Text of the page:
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News Games criticised for portrayal of war crimes

Discussion in 'Article Discussion' started by CardJoe, 24 Nov 2009.

  1. CardJoe

    CardJoe Freelance Journalist

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  2. Cerberus90

    Cerberus90 Car Spannerer

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    oh for gods sake. Just piss off, its a game, and if the person playing it can't realise that then thats the players fault not the games.
     
    dave_c likes this.
  3. scawp

    scawp New Member

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    “[We] call upon game producers to consequently and creatively incorporate rules of international humanitarian law and human rights into their games,”

    So if, let say I'm playing call of duty and "accidentally" blow a civy's head off, instead of it fading to black and restarting the mission, I'll instead be court marshaled and put in a military prison and have to wait 6 years before been able to restart the game???
     
  4. Veles

    Veles DUR HUR

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    Because TV and Film don't do exactly the same thing.
     
  5. knowle rohrer

    knowle rohrer New Member

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    that has made my day :D
     
  6. DragunovHUN

    DragunovHUN I want to change my name but I also don't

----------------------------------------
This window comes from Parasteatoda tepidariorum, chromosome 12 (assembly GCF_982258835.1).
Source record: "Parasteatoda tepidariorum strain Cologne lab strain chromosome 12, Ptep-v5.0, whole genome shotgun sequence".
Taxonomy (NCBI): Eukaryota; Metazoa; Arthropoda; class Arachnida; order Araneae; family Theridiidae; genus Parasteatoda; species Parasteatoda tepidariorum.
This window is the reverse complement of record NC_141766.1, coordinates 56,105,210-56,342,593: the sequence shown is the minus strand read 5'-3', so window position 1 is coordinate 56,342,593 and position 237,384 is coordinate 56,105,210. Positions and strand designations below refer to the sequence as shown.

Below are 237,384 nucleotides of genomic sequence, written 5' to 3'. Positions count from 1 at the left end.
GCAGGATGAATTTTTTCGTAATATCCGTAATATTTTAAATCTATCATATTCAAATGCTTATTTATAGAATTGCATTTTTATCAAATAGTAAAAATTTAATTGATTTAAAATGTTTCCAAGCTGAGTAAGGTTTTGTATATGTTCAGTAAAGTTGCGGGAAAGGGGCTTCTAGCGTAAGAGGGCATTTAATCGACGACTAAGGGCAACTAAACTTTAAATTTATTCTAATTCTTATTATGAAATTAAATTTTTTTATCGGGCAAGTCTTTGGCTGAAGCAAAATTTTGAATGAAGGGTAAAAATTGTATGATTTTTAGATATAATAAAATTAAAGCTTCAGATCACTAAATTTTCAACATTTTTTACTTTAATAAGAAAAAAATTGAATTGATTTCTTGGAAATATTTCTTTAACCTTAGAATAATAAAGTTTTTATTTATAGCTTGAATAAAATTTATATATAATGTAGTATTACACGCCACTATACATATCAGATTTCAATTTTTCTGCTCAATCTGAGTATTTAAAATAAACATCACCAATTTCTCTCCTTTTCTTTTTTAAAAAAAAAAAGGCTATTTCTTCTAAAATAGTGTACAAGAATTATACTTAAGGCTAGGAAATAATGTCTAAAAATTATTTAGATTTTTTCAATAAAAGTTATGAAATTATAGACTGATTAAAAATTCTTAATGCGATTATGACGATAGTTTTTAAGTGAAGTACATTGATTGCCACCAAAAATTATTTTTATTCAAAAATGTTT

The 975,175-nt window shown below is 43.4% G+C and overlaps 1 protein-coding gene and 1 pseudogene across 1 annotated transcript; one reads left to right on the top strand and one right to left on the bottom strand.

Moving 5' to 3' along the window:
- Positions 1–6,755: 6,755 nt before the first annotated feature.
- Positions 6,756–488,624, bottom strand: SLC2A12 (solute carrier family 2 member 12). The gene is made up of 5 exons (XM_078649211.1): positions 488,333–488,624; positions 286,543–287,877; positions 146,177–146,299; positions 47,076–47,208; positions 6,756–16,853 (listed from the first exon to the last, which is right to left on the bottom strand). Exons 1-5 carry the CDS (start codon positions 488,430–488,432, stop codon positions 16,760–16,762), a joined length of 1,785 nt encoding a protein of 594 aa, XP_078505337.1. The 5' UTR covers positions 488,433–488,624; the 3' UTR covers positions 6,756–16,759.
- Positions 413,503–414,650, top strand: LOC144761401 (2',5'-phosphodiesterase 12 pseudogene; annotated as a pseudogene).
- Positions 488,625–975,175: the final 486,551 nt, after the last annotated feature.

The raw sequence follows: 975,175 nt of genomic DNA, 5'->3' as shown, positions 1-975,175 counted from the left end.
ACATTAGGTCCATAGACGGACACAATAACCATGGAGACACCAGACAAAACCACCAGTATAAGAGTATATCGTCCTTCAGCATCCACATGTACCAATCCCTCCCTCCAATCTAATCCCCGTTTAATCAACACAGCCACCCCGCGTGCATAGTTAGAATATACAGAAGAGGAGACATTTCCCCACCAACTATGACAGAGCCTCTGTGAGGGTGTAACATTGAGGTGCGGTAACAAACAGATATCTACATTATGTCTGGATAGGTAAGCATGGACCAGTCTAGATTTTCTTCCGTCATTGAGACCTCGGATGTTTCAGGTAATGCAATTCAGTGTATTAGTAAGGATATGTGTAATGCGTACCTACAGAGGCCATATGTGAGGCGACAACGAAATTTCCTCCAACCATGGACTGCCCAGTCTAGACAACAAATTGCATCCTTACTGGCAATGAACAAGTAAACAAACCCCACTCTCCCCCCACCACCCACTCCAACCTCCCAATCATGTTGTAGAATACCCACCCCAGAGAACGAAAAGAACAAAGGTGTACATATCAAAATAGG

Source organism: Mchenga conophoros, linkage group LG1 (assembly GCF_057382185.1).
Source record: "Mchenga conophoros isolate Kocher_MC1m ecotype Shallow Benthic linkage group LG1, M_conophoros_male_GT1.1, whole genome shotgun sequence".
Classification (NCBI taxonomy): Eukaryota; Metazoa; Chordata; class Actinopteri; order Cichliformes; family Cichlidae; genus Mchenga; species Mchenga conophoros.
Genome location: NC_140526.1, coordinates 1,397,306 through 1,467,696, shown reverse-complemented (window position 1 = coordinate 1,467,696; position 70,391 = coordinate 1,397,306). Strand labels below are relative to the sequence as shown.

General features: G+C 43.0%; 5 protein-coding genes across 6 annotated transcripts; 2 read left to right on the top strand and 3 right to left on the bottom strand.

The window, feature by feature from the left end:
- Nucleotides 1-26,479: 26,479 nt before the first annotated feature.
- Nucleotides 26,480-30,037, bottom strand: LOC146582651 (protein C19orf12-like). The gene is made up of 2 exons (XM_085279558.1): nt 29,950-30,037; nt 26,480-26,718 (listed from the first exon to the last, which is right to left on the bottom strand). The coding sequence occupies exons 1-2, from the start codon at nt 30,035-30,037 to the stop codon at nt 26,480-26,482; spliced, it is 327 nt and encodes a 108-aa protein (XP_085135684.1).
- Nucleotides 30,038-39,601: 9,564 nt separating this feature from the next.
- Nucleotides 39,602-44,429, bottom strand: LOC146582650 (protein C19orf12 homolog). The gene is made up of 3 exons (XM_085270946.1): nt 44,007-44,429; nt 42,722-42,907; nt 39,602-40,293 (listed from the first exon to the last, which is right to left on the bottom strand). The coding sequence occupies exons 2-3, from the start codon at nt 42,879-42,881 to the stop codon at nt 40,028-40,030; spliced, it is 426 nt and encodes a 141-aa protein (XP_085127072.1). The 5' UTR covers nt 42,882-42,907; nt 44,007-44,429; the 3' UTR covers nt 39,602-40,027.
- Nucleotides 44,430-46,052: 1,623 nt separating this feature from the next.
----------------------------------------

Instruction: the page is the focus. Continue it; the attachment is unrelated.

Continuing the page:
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    That actually happens in America's Army.
     
  7. Paradigm Shifter

    Paradigm Shifter de nihilo nihil fit

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    This says it all really. Double standards abound. Again.
     
  8. pimlicosound

    pimlicosound New Member

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    I don't think many people play these games and assume that the depiction of war is either accurate or ethically correct. Indeed, I think the whole point is that they are not depicting clean, legal form of war. Players know that what they are seeing and doing is "on the edge" of legality and morality, or even beyond: that's what makes them particularly interesting, unsettling and worthy of serious discussion. Would COD4 have been so powerful had Captain Price hauled Al-Asad before the Hague rather than shooting him point-blank in the face?

    Also, I think Trial and Pro Juvenile are confusing "depicting war crimes" with "advocating war crimes". I think games like COD and Far Cry 2 subtly (or not so subtly if you count Modern Warfare 2) weave narratives that raise murky moral questions, like the value of one life next to thousands, ends versus means and so on, without declaring one or other side to be right. The developers and publishers have confidence that gamers are intelligent enough to reach their own conclusions. Why do these charities assume that we're all idiots?
     
  9. Radical_Monkey

    Radical_Monkey Dremel > Lightsabre

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    In the original article they called Modern Warfare 2 Call of Duty 5. Just shows what they know.... Video game bashing is never going to end. Eventually they'll say we should only play games that emulate their ideal reality. Probably a world where we all hold hands wearing ponchos and with flowers in our hairs singing songs.